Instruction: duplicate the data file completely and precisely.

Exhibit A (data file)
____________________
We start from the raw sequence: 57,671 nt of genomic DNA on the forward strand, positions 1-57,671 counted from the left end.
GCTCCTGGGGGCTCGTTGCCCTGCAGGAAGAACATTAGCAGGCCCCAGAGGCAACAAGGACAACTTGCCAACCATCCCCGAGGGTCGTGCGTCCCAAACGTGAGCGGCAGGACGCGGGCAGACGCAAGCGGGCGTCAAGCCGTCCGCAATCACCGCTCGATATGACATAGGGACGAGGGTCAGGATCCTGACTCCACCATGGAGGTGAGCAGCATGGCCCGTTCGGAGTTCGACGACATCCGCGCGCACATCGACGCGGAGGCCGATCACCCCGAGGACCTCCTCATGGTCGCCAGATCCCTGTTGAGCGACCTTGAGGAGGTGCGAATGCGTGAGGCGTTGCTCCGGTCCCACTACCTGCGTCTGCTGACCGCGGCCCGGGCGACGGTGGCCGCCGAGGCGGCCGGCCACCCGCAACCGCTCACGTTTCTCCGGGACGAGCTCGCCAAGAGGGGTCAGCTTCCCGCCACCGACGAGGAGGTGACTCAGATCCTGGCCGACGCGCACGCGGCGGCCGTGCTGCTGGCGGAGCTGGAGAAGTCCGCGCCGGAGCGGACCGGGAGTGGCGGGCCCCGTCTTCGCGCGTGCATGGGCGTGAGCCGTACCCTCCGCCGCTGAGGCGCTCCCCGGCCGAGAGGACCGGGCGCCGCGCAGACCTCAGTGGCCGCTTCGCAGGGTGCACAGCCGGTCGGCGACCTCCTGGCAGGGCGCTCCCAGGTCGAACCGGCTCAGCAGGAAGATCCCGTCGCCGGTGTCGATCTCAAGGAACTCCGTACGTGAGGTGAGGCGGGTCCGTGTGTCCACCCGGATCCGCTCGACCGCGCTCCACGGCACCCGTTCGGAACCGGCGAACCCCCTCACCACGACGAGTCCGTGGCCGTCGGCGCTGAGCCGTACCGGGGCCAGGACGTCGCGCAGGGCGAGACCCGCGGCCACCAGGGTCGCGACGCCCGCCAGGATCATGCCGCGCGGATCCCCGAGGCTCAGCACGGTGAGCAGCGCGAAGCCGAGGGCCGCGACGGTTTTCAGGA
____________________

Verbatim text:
We start from the raw sequence: 57,671 nt of genomic DNA on the forward strand, positions 1-57,671 counted from the left end.
GCTCCTGGGGGCTCGTTGCCCTGCAGGAAGAACATTAGCAGGCCCCAGAGGCAACAAGGACAACTTGCCAACCATCCCCGAGGGTCGTGCGTCCCAAACGTGAGCGGCAGGACGCGGGCAGACGCAAGCGGGCGTCAAGCCGTCCGCAATCACCGCTCGATATGACATAGGGACGAGGGTCAGGATCCTGACTCCACCATGGAGGTGAGCAGCATGGCCCGTTCGGAGTTCGACGACATCCGCGCGCACATCGACGCGGAGGCCGATCACCCCGAGGACCTCCTCATGGTCGCCAGATCCCTGTTGAGCGACCTTGAGGAGGTGCGAATGCGTGAGGCGTTGCTCCGGTCCCACTACCTGCGTCTGCTGACCGCGGCCCGGGCGACGGTGGCCGCCGAGGCGGCCGGCCACCCGCAACCGCTCACGTTTCTCCGGGACGAGCTCGCCAAGAGGGGTCAGCTTCCCGCCACCGACGAGGAGGTGACTCAGATCCTGGCCGACGCGCACGCGGCGGCCGTGCTGCTGGCGGAGCTGGAGAAGTCCGCGCCGGAGCGGACCGGGAGTGGCGGGCCCCGTCTTCGCGCGTGCATGGGCGTGAGCCGTACCCTCCGCCGCTGAGGCGCTCCCCGGCCGAGAGGACCGGGCGCCGCGCAGACCTCAGTGGCCGCTTCGCAGGGTGCACAGCCGGTCGGCGACCTCCTGGCAGGGCGCTCCCAGGTCGAACCGGCTCAGCAGGAAGATCCCGTCGCCGGTGTCGATCTCAAGGAACTCCGTACGTGAGGTGAGGCGGGTCCGTGTGTCCACCCGGATCCGCTCGACCGCGCTCCACGGCACCCGTTCGGAACCGGCGAACCCCCTCACCACGACGAGTCCGTGGCCGTCGGCGCTGAGCCGTACCGGGGCCAGGACGTCGCGCAGGGCGAGACCCGCGGCCACCAGGGTCGCGACGCCCGCCAGGATCATGCCGCGCGGATCCCCGAGGCTCAGCACGGTGAGCAGCGCGAAGCCGAGGGCCGCGACGGTTTTCAGGA